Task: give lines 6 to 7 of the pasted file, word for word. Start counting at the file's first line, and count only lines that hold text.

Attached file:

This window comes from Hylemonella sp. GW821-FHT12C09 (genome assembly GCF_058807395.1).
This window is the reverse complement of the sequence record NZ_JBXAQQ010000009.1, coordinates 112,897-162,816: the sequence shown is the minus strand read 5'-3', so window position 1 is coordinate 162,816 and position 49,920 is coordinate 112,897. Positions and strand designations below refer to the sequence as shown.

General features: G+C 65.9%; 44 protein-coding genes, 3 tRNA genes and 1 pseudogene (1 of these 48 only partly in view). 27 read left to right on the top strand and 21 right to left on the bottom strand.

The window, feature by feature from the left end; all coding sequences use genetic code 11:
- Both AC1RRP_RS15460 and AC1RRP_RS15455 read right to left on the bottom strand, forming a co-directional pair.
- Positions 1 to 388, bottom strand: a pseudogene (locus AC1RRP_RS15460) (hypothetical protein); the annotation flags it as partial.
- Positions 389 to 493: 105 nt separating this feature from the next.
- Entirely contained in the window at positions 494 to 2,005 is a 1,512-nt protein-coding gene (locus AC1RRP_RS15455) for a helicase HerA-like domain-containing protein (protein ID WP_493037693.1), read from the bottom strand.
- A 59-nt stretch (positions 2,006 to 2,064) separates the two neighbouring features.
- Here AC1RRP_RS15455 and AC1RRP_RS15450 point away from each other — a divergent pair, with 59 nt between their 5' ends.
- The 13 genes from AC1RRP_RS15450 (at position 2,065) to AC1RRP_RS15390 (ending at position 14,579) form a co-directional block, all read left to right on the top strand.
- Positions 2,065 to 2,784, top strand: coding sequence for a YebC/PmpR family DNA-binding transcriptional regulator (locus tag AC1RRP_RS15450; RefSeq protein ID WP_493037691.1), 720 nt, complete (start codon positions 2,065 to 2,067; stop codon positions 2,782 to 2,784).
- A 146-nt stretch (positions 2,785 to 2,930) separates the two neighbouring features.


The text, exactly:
- Positions 1 to 388, bottom strand: a pseudogene (locus AC1RRP_RS15460) (hypothetical protein); the annotation flags it as partial.
- Positions 389 to 493: 105 nt separating this feature from the next.